I had supply issues with my last one, which was upsetting since I had no problems with my other 2. I think a big factor was his chin, which is recessed and doesn’t allow him to have a strong latch. He didn’t gain much weight between 2-4 months and fell to the 3rd percentile which puts him into the “failure to thrive” category. No mother wants to read those words! I was not neglecting him, but it caused me to question my motherhood anyway. My doctor, who is pro-breastfeeding, suggested pumping and offering a bottle of breastmilk after 2 different feedings each day. A couple a time I had to resort to formula. A friend asked if I felt guilty and the answer was yes, but it was not a clear cut yes. I did feel guilty about giving him formula, but I also felt guilty about not giving him formula when I knew he wasn’t getting enough food. A mother does not want her child to go hungry. The good news is that even though you give in to formula once, or twice, that doesn’t mean nursing is over and that you have failed! I am giving him some cereal each day, even though he is only 5 months, but I am still nursing and have gotten my supply up. I refuse to feel guilty about this and I WILL continue nursing for at least a year. Sometimes just taking a deep breath and not being too hard on yourself will, in the end, allow you to make the best decisions for you and your baby. We live in an age where we think we have to be perfect in every way. This isn’t healthy and will certainly lead to supply issues and perhaps giving up with nursing when problems occur.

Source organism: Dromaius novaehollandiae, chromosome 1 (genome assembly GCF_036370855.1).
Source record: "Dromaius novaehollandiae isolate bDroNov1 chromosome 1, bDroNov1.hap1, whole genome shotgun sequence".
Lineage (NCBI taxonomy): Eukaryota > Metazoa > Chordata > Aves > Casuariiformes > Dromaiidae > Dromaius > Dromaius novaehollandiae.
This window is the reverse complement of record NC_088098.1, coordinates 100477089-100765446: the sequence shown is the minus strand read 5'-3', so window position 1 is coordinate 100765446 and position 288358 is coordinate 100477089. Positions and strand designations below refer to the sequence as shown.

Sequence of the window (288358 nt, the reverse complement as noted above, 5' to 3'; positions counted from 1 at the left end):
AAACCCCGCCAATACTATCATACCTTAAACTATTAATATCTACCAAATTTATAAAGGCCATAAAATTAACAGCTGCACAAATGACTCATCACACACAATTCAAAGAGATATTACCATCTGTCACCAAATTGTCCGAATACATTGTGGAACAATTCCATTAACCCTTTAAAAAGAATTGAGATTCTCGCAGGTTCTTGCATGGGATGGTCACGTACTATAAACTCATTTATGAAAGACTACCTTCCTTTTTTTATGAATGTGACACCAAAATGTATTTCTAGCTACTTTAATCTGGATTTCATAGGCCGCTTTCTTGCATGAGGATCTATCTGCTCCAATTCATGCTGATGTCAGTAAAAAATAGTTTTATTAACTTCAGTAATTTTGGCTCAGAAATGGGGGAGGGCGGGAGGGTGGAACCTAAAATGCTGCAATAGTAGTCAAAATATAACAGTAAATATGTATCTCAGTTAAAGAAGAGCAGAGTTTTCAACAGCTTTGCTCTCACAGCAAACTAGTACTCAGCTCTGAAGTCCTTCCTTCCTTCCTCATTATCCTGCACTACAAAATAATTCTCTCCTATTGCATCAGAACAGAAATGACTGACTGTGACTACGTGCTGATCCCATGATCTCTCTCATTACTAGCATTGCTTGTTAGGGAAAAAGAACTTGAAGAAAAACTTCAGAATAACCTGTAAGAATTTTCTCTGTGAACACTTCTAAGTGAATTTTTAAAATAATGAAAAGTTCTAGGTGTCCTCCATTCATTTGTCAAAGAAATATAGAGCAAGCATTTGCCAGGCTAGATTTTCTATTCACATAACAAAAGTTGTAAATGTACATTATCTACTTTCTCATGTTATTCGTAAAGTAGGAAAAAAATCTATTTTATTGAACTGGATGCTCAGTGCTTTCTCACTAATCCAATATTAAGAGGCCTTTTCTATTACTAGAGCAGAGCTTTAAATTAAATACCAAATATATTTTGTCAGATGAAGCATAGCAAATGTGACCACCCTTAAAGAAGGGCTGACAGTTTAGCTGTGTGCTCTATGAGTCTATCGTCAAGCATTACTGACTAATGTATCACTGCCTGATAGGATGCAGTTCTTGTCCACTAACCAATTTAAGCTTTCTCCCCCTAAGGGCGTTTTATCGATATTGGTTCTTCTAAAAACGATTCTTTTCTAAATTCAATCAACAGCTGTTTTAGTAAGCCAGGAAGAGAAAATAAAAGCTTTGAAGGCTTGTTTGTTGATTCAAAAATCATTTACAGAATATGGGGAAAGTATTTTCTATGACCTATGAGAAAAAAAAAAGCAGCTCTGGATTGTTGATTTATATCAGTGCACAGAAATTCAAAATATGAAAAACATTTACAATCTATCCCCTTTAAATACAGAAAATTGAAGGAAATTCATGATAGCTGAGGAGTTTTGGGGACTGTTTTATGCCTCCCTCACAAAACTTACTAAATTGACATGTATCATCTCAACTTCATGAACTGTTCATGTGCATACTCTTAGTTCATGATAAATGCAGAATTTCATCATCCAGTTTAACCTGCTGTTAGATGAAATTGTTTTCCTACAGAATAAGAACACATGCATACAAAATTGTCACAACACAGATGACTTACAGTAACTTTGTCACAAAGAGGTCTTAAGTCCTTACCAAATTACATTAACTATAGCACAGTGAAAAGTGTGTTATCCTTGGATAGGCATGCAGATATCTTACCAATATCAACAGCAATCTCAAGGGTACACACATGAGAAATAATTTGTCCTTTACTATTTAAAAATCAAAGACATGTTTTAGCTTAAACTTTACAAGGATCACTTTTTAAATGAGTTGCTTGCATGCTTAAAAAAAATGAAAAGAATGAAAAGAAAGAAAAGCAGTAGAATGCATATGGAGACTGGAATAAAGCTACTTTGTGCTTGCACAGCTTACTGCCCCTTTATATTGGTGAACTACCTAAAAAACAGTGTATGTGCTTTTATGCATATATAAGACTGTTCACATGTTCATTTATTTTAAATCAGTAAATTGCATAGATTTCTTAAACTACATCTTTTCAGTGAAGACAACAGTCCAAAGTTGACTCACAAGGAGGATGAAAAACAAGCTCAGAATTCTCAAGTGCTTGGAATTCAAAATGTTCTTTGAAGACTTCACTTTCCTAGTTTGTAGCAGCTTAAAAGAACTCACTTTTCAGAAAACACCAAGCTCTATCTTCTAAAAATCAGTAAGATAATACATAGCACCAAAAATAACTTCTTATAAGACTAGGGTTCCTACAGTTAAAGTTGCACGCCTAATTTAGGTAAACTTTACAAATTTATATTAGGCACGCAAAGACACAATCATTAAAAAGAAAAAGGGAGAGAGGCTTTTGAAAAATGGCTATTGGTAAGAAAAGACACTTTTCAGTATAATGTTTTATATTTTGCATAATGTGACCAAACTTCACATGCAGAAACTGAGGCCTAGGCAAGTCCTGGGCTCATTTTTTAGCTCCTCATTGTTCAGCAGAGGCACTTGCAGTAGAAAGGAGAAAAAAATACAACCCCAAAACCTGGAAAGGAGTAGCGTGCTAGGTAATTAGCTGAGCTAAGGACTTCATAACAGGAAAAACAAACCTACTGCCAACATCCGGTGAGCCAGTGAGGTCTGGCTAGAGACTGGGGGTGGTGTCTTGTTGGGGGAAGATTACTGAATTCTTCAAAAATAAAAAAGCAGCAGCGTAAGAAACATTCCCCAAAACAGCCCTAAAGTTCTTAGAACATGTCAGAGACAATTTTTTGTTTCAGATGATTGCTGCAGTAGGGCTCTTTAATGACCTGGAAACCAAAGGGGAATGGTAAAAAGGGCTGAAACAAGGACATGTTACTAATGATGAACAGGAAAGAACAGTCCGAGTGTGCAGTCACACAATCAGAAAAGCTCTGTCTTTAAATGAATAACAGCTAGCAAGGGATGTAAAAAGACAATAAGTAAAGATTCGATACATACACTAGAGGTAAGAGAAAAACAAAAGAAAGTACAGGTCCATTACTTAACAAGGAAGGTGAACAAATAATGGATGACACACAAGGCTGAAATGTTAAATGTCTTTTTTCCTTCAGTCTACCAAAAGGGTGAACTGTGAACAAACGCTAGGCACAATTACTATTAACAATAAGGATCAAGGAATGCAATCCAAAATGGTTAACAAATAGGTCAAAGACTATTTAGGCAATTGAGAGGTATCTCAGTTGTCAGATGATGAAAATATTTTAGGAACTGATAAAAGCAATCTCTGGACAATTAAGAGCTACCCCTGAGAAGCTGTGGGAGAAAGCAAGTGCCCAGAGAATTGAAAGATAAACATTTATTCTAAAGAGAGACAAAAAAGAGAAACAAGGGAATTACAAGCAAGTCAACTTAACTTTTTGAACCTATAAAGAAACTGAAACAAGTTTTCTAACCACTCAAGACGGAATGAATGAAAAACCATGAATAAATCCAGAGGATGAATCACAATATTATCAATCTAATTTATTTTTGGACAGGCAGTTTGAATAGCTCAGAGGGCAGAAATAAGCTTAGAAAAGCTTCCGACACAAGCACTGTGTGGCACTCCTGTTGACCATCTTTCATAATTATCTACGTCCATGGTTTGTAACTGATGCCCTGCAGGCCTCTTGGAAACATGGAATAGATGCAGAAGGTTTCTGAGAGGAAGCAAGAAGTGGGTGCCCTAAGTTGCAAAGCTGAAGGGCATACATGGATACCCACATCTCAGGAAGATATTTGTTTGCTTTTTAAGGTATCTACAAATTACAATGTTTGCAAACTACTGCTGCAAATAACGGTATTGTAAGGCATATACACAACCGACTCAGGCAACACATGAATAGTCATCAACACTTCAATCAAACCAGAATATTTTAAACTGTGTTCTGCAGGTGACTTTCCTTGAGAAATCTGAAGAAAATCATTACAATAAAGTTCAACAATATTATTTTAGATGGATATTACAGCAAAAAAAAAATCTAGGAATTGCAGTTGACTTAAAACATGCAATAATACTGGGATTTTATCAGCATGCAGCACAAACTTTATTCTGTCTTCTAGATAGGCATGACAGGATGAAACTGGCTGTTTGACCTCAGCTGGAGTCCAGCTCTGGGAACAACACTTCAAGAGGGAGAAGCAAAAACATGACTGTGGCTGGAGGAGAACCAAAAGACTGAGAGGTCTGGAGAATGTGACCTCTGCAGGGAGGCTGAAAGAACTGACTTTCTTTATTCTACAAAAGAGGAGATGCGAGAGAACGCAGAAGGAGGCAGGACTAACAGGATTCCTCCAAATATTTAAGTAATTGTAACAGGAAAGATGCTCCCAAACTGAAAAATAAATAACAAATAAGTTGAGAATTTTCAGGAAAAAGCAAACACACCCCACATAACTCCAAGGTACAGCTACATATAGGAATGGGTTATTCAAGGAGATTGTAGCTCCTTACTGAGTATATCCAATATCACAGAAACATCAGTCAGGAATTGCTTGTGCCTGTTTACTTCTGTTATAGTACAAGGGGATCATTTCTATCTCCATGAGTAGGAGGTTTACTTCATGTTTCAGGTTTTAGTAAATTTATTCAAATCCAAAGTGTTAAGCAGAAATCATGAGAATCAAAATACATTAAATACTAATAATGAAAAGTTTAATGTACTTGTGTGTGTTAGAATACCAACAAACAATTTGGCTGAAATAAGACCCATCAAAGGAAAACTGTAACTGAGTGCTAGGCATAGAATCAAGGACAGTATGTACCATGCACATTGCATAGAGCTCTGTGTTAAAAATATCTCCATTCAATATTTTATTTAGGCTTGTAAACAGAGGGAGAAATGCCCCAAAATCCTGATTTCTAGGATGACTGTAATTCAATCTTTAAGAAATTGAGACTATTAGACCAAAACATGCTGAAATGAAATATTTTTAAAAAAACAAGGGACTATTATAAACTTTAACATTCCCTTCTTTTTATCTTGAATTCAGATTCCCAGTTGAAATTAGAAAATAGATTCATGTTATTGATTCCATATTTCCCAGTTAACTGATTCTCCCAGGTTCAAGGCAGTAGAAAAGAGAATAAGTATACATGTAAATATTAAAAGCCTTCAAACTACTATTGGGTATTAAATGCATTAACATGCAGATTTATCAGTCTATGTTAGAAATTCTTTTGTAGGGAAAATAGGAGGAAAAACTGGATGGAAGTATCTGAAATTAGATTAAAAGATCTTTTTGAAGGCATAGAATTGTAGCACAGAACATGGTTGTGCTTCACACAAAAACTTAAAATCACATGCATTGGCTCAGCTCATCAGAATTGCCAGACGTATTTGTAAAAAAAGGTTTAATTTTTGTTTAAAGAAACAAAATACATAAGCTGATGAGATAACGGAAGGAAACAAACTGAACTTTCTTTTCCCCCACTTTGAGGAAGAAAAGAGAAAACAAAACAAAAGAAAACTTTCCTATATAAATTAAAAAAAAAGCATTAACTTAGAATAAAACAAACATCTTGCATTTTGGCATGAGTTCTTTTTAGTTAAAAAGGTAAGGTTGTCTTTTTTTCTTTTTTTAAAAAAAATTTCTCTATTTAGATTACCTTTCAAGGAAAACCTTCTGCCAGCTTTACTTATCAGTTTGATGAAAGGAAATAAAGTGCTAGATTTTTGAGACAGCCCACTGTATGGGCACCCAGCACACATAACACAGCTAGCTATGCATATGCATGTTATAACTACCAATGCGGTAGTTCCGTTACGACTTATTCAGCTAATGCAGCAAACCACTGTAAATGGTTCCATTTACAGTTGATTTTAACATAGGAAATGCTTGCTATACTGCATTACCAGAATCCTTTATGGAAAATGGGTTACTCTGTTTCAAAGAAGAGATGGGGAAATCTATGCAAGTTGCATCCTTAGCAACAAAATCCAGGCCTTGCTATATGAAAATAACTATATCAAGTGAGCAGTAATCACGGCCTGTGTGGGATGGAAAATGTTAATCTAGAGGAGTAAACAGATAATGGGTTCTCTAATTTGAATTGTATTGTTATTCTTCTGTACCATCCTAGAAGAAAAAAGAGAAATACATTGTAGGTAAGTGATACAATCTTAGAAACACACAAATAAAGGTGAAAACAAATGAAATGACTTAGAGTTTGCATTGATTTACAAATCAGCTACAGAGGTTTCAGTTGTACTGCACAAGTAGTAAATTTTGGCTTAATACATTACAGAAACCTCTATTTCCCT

• August 31, 2010 8:45 PM

      ” I did feel guilty about giving him formula, but I also felt guilty about not giving him formula when I knew he wasn’t getting enough food.” I think MANY breastfeeding moms have had the exact same feelings.

      Stress can DEFINITELY affect supply but it’s so hard not to stress when you know baby is hungry and you can’t supply their needs any longer. It’s a horrible cycle.

      • Dana Milan permalink
        August 31, 2010 9:57 PM

        And, to top it off, the baby was so content after downing a big bottle of formula. Nursing can be a thankless job, especially when the baby is in the stage where he/she is squirmy. I ask myself during many nursing sessions, “Is he really hungry again? Is anything even coming out? Is he mad too much milk is coming out? Is he mad that I have none left?” It’s the beginning of motherhood when we realize how much we sacrifice for our children in the hopes that they become wonderful, caring adults who manage to find a little time to spend with the mother who cared for them.